Let's now take a look at some settings that will allow you to customize your view.
The settings menu can be found by going to File > Settings.
Here you have a lot of options that you can browse from the left-hand menu.
They are grouped in categories like appearance and behavior, editor, version control and so on.
There are a lot of options available, so you can customize everything that you see and all of your windows, screens and bars.
I will not go over all of these settings, but I will just refer to some that will make you more comfortable when you are writing your code, and I will start with the appearance of the screen.
Currently the theme I am using here has a light background and the text is in darker color, but there is also the option to choose from other themes (because these are actually themes that IntelliJ offers> and they can be changed by going to Appearance & Behavior > Appearance.
Alternatively, if you didn't want to just browse through this menu, you could have just typed “Appearance” in the search box.
And the list of available options are displayed and the left-hand menu is narrowed down to only options or option screens where something related to appearance can be found.
I will click on the first item from the Appearance & Behavior menu because I know that this is where I can change the theme of my IntelliJ instance.
Looking at the right side of this menu, you can see that you have a theme entry here and that it has a dropdown attached to it. So, in the dropdown currently, the IntelliJ theme is selected, so by default, this is the one that we have here.
If we want to change it to something a little darker, we can select the Darcula option.
If we wanted to select a different darker theme, we can select from the dropdown either Dracula or High contrast. I will just choose Darcula for now to show you what it will look like if I change this.
I will select this option, and then the Apply button is enabled, so I just click the Apply button and then the OK button just so that I can see what my project screen looks like. I will also open a test class to show you what the fonts are looking like right now.
You can see in the editor that the background is darker, and the colors of the text are adjusted so as to highlight certain things like variables, parameters and so on. So, the coloring reflects what the items in the screen are.
I will go back, and I will change the appearance back to the IntelliJ theme, and I will again click Apply and then OK.
And now the theme has reverted back to the initial one, and you can see that the background is white, but there is also some highlighting regarding method names and variables and parameters and so on.
So, this is the theme that we will use throughout this tutorial.
Another thing you might notice on the right side in the editor is that the font is quite small, so it's barely readable.
So, what I will do is I would go back to File > Settings, and I want to change the font.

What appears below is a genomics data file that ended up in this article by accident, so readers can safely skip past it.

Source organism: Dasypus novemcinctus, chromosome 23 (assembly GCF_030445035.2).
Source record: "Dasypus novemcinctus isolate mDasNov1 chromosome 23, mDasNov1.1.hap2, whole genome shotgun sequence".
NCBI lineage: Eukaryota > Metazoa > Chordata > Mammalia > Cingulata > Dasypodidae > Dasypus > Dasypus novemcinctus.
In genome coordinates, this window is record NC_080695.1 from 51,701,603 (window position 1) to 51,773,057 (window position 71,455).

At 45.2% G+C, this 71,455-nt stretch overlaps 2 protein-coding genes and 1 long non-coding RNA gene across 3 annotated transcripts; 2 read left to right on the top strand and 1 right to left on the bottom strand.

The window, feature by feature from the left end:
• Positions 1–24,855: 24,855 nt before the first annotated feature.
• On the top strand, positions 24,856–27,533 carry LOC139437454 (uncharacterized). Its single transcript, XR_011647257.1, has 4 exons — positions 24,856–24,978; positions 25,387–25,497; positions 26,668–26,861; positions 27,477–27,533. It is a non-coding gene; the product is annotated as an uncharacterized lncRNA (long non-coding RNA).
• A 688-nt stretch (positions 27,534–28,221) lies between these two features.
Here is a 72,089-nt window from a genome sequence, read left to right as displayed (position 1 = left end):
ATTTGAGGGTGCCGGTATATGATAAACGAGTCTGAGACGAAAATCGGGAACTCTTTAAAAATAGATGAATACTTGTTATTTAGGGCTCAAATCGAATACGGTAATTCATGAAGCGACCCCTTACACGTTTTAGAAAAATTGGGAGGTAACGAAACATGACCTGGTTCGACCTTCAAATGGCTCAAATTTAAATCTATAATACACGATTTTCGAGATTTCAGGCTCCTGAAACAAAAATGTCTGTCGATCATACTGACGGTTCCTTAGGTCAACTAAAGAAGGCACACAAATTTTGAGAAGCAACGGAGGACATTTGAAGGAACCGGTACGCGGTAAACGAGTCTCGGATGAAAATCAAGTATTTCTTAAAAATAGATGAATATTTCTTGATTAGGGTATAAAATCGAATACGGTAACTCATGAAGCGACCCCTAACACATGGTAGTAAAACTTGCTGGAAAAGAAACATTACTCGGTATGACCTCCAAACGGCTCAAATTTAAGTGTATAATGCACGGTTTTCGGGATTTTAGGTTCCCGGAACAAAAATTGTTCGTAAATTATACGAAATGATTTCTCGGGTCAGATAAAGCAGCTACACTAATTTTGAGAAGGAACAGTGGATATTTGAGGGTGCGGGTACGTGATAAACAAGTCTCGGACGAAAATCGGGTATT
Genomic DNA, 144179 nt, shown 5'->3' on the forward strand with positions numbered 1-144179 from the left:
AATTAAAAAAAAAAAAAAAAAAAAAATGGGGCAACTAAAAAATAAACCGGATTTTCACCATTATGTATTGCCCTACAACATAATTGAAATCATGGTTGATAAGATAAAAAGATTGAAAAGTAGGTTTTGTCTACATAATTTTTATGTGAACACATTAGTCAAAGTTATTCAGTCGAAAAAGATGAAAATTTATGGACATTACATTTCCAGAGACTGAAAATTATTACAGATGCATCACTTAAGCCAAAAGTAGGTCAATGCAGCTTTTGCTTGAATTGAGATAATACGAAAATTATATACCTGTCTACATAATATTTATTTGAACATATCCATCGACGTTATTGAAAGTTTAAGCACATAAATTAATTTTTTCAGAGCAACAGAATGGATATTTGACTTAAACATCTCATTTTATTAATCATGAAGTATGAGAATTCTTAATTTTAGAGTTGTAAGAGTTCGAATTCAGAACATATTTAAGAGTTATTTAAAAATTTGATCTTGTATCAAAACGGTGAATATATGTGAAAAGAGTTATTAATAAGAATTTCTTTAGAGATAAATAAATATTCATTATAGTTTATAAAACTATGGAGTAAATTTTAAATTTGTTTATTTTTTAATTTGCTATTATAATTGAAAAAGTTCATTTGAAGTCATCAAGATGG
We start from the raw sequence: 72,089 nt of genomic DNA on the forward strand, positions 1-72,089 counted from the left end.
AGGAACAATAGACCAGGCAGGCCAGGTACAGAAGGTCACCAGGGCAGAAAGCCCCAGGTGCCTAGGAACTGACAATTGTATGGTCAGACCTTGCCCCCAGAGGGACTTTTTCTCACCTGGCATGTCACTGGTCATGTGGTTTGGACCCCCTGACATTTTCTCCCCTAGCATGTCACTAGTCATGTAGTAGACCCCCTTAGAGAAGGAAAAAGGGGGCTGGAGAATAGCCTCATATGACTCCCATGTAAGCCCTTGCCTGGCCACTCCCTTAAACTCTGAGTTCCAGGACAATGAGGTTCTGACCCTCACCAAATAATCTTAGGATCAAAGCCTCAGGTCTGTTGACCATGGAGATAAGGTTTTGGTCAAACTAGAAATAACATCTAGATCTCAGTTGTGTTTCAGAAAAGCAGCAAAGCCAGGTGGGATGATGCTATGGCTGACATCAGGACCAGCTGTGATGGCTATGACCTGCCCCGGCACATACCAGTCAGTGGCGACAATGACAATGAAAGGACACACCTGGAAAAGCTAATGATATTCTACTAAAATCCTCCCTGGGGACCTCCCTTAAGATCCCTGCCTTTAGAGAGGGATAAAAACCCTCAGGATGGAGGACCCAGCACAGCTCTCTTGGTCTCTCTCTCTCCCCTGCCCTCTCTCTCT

Now if I type “font” in the search bar, again I will have some other results here, so the result list will be narrowed down.
And I will go to Editor > Font because this is where I can change the size of the font of the text I will write, so of the test code.
I will select the font to be, let's say, 24 initially, and I will Apply and OK to see what it looks like.
So, it's pretty decent. The size is quite good.
If I wanted to make the size larger, I can go to File > Settings and the previously open screen is still open, so I can just change the value to let's say 30 and then just hit Apply and OK.
And now the font has been changed to size 30.
I find that this text is a little bit too large, so I would just go to File > Setting, and I will switch the value to 28.
I'm not going to hit Apply right now because there is something else I want to take a look at — I want to see the list of the shortcuts that are available in IntelliJ.
By default, IntelliJ has its own specific set of shortcuts that are available, and you can see from Help > Keymap, so that is the complete reference of all the implemented shortcuts that you have in IntelliJ.
However, it also supports using shortcuts from a different IDE that you might have been used to.
So, if we search for “Keymap” in the left-hand menu in the search bar, you will see a list on the right side of different entries.
If you expand each entry, you can see the actions on the left side and their corresponding shortcuts.
For example, in order to delete a line, you can use the Ctrl+Y shortcut.
If instead you would prefer to use let's say the Eclipse shortcuts, you could go to the dropdown where you have Default currently selected and choose Eclipse.
Notice that the shortcut list has changed and the delete line operation currently has a different shortcut which is Ctrl+D.
This is to allow you to still be comfortable using the shortcuts that you were used to but in a different IDE that you might have picked.
So, if you prefer to start learning the IntelliJ shortcuts, you can just go back to the Default Keymap setting here, and you can see that the delete line operation now has Ctrl+Y as its dedicated shortcut.
There are many other settings in the Settings menu, so you could just go through all of them and try to set up whatever you need because there are a lot of preferences and a lot of things that you can change.
For example, we will go over Inspections a little bit later, but I will just show you that you can change settings regarding Inspections from this menu on the left-hand side [Settings > Editor > Inspections].
So, just take a look at this menu and try to set up your views, your screens, your toolbars as it is more comfortable for you to write your code.
For now, I will just hit Apply and OK for all of my settings to be in effect, and this concludes the settings chapter.
We can now actually start doing some real coding.